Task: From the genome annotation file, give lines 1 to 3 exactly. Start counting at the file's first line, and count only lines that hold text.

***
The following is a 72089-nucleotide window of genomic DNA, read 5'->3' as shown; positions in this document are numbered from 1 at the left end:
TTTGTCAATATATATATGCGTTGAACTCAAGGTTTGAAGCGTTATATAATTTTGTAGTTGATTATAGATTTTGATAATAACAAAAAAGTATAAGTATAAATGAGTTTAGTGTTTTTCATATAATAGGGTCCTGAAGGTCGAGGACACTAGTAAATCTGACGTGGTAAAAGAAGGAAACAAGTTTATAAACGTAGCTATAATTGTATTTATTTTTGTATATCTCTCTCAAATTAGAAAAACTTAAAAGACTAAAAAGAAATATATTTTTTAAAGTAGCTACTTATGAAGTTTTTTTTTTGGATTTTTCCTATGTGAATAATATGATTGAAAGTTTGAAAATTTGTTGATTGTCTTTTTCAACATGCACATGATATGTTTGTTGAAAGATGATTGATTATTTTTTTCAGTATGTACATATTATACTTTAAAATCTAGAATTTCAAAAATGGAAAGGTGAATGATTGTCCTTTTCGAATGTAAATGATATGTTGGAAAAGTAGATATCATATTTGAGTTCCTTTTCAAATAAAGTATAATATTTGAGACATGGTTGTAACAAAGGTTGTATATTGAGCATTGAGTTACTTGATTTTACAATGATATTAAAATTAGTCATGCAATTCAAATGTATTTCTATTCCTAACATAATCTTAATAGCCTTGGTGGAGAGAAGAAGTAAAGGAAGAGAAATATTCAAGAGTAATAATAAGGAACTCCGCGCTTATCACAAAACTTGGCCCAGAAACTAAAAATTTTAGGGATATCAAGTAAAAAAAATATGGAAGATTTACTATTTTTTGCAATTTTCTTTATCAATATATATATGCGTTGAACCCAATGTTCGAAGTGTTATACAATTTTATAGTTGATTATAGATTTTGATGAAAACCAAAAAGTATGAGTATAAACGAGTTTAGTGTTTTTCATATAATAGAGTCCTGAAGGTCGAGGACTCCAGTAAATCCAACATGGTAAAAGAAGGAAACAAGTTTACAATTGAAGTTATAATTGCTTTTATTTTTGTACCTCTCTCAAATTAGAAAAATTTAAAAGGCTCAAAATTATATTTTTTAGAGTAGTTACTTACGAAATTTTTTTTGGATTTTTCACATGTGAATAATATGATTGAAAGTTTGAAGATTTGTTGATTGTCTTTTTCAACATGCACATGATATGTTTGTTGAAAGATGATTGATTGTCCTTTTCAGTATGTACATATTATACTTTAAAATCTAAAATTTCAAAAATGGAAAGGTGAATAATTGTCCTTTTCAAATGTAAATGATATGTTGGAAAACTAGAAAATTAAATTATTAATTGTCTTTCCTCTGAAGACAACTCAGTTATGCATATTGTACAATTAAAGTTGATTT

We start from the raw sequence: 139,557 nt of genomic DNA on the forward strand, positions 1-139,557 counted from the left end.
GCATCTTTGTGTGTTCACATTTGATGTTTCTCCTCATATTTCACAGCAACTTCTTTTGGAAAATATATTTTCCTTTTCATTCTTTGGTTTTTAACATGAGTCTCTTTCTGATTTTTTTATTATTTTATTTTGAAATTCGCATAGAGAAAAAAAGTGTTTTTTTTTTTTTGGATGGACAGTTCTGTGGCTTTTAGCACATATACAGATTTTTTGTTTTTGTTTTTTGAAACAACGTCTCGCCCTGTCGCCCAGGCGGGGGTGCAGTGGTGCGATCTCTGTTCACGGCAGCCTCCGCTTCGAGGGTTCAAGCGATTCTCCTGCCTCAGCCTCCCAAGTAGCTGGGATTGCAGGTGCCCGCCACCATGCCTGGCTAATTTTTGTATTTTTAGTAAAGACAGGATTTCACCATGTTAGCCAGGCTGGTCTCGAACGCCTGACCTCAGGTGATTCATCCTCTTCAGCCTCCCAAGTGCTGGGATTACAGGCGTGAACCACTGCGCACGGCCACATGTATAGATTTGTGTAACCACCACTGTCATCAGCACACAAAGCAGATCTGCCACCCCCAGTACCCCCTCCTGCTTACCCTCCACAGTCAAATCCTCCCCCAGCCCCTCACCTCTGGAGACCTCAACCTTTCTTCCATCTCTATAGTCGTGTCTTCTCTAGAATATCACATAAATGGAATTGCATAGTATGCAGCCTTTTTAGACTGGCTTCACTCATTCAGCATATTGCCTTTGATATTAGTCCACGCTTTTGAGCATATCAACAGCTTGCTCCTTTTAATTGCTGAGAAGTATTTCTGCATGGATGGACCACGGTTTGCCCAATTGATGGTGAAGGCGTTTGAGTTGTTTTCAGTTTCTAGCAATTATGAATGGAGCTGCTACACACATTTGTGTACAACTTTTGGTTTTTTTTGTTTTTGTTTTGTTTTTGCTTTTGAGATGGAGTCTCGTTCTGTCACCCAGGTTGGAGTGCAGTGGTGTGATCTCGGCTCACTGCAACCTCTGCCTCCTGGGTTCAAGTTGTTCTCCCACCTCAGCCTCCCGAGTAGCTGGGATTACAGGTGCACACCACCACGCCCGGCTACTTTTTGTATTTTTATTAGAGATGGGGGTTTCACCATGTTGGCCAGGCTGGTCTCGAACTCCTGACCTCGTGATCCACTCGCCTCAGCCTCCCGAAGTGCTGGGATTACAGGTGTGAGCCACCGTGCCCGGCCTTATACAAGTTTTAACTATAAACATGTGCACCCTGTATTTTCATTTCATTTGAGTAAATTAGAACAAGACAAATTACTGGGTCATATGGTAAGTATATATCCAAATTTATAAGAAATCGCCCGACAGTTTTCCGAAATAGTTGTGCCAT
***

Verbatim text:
The following is a 72089-nucleotide window of genomic DNA, read 5'->3' as shown; positions in this document are numbered from 1 at the left end:
TTTGTCAATATATATATGCGTTGAACTCAAGGTTTGAAGCGTTATATAATTTTGTAGTTGATTATAGATTTTGATAATAACAAAAAAGTATAAGTATAAATGAGTTTAGTGTTTTTCATATAATAGGGTCCTGAAGGTCGAGGACACTAGTAAATCTGACGTGGTAAAAGAAGGAAACAAGTTTATAAACGTAGCTATAATTGTATTTATTTTTGTATATCTCTCTCAAATTAGAAAAACTTAAAAGACTAAAAAGAAATATATTTTTTAAAGTAGCTACTTATGAAGTTTTTTTTTTGGATTTTTCCTATGTGAATAATATGATTGAAAGTTTGAAAATTTGTTGATTGTCTTTTTCAACATGCACATGATATGTTTGTTGAAAGATGATTGATTATTTTTTTCAGTATGTACATATTATACTTTAAAATCTAGAATTTCAAAAATGGAAAGGTGAATGATTGTCCTTTTCGAATGTAAATGATATGTTGGAAAAGTAGATATCATATTTGAGTTCCTTTTCAAATAAAGTATAATATTTGAGACATGGTTGTAACAAAGGTTGTATATTGAGCATTGAGTTACTTGATTTTACAATGATATTAAAATTAGTCATGCAATTCAAATGTATTTCTATTCCTAACATAATCTTAATAGCCTTGGTGGAGAGAAGAAGTAAAGGAAGAGAAATATTCAAGAGTAATAATAAGGAACTCCGCGCTTATCACAAAACTTGGCCCAGAAACTAAAAATTTTAGGGATATCAAGTAAAAAAAATATGGAAGATTTACTATTTTTTGCAATTTTCTTTATCAATATATATATGCGTTGAACCCAATGTTCGAAGTGTTATACAATTTTATAGTTGATTATAGATTTTGATGAAAACCAAAAAGTATGAGTATAAACGAGTTTAGTGTTTTTCATATAATAGAGTCCTGAAGGTCGAGGACTCCAGTAAATCCAACATGGTAAAAGAAGGAAACAAGTTTACAATTGAAGTTATAATTGCTTTTATTTTTGTACCTCTCTCAAATTAGAAAAATTTAAAAGGCTCAAAATTATATTTTTTAGAGTAGTTACTTACGAAATTTTTTTTGGATTTTTCACATGTGAATAATATGATTGAAAGTTTGAAGATTTGTTGATTGTCTTTTTCAACATGCACATGATATGTTTGTTGAAAGATGATTGATTGTCCTTTTCAGTATGTACATATTATACTTTAAAATCTAAAATTTCAAAAATGGAAAGGTGAATAATTGTCCTTTTCAAATGTAAATGATATGTTGGAAAACTAGAAAATTAAATTATTAATTGTCTTTCCTCTGAAGACAACTCAGTTATGCATATTGTACAATTAAAGTTGATTT

We start from the raw sequence: 139,557 nt of genomic DNA on the forward strand, positions 1-139,557 counted from the left end.